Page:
Study finds huge potential to grow trees, capture carbon emissions

But scientists say planting trees is not a substitute for weaning the world off burning fossil fuels

But scientists say planting trees is not a substitute for weaning the world off burning fossil fuels

"Restoration of trees may be "among the most effective strategies, ' but it is very far indeed from 'the best climate change solution available, ' and a long way behind reducing fossil fuel emissions to net zero", Myles Allen, a geosystem science professor at Oxford, said according to the AFP news agency". In a new analysis out Thursday in the journal Science, scientists report restoring forests could cut atmospheric carbon by 25 percent.

In a first of its kind study, a team at ETH Zurich has calculated the potential area and impact of a new forest large enough to slash roughly two-thirds off the atmospheric carbon pool.

When the team excluded land already in use for urban and agricultural areas, they found there's 0.9 billion hectares of land available for planting forests.

The Intergovernmental Panel on Climate Change (IPCC) said that if the world wanted to limit the rise to 1.5C by 2050, an extra 1bn hectares (2.4bn acres) of trees would be needed.

Once these new trees reach maturity, they could store an estimated 205 billion tonnes of carbon - or about two thirds 300 billion tonnes human activity has driven into the atmosphere since the Industrial Revolution.

The researchers at the Crowther Lab analyzed thousands of satellite images to assess Earth's tree cover and potential to support additional forest areas under the current climate conditions.

"Our study shows clearly that forest restoration is the best climate change solution available today and it provides hard evidence to justify investment. If we act now, this could cut carbon dioxide in the atmosphere ... to levels last seen nearly a century ago".

The greatest po-tential can be found in just six countries: Russian Federation (151 million hectares); the U.S. (103 million hectares); Canada (78.4 million hectares); Australia (58 million hectares); Brazil (49.7 million hectares); and China (40.2 million hectares).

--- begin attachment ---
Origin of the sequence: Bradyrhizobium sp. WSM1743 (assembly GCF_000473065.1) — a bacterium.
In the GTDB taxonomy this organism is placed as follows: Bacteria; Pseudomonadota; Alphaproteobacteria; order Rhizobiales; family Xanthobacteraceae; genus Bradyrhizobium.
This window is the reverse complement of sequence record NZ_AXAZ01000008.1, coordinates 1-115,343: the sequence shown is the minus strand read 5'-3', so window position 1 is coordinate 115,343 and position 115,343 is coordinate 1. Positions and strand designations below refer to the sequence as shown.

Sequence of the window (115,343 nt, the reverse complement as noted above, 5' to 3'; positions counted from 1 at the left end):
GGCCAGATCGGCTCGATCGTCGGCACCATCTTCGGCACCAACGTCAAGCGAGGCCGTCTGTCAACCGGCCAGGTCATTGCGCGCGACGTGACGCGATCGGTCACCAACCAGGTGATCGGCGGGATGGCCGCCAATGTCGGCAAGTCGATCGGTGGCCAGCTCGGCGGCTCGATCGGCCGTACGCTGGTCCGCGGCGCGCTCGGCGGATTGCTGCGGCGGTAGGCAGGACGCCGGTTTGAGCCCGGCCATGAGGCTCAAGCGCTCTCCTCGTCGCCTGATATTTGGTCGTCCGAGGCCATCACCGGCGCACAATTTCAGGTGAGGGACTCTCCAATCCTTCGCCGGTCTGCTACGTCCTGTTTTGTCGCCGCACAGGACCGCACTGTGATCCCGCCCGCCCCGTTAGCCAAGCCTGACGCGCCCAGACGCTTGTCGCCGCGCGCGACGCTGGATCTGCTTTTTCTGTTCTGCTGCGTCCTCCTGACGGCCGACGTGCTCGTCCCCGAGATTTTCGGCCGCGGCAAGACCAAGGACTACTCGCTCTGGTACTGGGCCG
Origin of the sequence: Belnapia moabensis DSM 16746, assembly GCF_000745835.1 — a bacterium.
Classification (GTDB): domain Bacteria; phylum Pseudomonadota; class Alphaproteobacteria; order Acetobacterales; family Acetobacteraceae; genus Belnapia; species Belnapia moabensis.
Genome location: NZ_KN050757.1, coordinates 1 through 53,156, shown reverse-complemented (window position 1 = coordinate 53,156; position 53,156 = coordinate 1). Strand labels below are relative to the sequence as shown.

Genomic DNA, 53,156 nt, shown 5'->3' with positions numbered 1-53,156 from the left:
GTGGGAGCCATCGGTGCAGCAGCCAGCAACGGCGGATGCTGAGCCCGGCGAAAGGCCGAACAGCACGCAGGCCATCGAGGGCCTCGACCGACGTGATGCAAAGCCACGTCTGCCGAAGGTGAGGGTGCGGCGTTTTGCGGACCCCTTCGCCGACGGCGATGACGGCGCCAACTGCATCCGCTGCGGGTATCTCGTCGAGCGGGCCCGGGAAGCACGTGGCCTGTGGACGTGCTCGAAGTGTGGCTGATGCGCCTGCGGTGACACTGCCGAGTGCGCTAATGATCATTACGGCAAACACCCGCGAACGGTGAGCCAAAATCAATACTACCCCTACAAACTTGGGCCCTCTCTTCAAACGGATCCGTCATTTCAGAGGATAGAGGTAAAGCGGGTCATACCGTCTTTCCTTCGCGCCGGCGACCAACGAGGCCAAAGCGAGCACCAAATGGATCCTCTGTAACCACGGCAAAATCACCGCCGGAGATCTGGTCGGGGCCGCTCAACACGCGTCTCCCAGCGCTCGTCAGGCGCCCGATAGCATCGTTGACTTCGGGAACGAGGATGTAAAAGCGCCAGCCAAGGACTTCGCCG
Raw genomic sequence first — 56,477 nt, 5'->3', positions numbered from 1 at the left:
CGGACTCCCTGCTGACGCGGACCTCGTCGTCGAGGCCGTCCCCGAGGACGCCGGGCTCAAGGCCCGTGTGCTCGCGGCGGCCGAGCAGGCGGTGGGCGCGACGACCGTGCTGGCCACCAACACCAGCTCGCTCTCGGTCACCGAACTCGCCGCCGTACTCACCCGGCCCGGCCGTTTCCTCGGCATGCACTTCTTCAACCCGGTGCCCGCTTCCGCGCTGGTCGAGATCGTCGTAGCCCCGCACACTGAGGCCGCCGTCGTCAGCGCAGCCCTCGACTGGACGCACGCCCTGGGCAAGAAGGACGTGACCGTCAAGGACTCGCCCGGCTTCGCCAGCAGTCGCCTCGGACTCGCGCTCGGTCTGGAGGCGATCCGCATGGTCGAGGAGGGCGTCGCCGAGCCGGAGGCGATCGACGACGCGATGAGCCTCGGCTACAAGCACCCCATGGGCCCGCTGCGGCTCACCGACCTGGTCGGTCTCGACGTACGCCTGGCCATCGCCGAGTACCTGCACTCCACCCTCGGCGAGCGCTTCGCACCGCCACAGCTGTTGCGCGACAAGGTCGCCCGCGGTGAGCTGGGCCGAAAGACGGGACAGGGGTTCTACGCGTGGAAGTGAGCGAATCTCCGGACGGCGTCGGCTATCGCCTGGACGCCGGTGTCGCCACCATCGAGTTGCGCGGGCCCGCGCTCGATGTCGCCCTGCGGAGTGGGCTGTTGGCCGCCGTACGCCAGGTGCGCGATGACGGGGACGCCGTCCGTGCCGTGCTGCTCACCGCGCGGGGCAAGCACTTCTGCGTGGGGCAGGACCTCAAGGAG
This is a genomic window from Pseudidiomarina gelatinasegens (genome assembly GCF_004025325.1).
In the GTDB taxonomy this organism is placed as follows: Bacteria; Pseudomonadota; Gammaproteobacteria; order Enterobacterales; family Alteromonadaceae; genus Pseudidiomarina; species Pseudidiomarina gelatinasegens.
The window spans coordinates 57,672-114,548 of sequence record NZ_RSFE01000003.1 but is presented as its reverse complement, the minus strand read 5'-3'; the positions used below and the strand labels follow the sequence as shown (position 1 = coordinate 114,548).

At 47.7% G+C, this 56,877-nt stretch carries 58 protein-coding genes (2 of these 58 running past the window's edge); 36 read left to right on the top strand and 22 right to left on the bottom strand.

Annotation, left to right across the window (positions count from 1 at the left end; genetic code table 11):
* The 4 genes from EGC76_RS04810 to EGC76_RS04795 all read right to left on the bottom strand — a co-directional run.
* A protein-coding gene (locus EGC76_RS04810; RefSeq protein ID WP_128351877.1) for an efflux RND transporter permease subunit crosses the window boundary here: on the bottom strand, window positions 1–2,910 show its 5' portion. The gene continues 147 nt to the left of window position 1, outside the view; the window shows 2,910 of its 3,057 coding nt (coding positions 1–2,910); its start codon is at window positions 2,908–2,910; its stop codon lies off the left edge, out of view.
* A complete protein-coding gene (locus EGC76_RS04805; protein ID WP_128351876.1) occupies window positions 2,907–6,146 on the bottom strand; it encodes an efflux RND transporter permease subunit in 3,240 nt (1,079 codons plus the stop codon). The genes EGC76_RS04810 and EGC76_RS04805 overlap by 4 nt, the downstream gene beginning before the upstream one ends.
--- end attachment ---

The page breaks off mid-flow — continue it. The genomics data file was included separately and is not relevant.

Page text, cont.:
Data released from the US space agency NASA have shown that China led the way in greening on land, thanks to its ambitious tree-planting program and intensive agriculture.

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"However, it will take decades for new forests to mature and achieve this potential". However, this would be outweighed by losses in dense tropical forests, which typically have 90-100% tree cover.

The most effective way to fight global warming is to plant lots of trees, a study says.

Others are critical of the estimates of carbon that could be stored if these trees were planted.

Ms. Christiana Figueres, Founding Partner, Global Optimism and Former Executive Secretary, UN Climate Convention, also commented: "Finally an authoritative assessment of how much land we can and should cover with trees without impinging on food production or living areas. A hugely important blueprint for governments and private sector".

"If you convert that into carbon, that's about 200 gigatonnes of carbon", said ecologist Jean-Francois Bastin, who co-authored the new work, in an accompanying video. It also offers lists of forest restoration organizations.

As Earth warms, and especially as the tropics dry, tree cover is being lost, he noted.

The researchers used Google Earth and artificial intelligence to see what areas could support more trees, while leaving room for people and crops. Then they created a model that predicts Earth's potential forest capacity.

The Crowther Lab is a network of the next generation of leading global climate scientists, specializing in ecology. Its research is not only focused on understanding climate change but also on addressing climate change.

This story has been published on: 2019-07-04.

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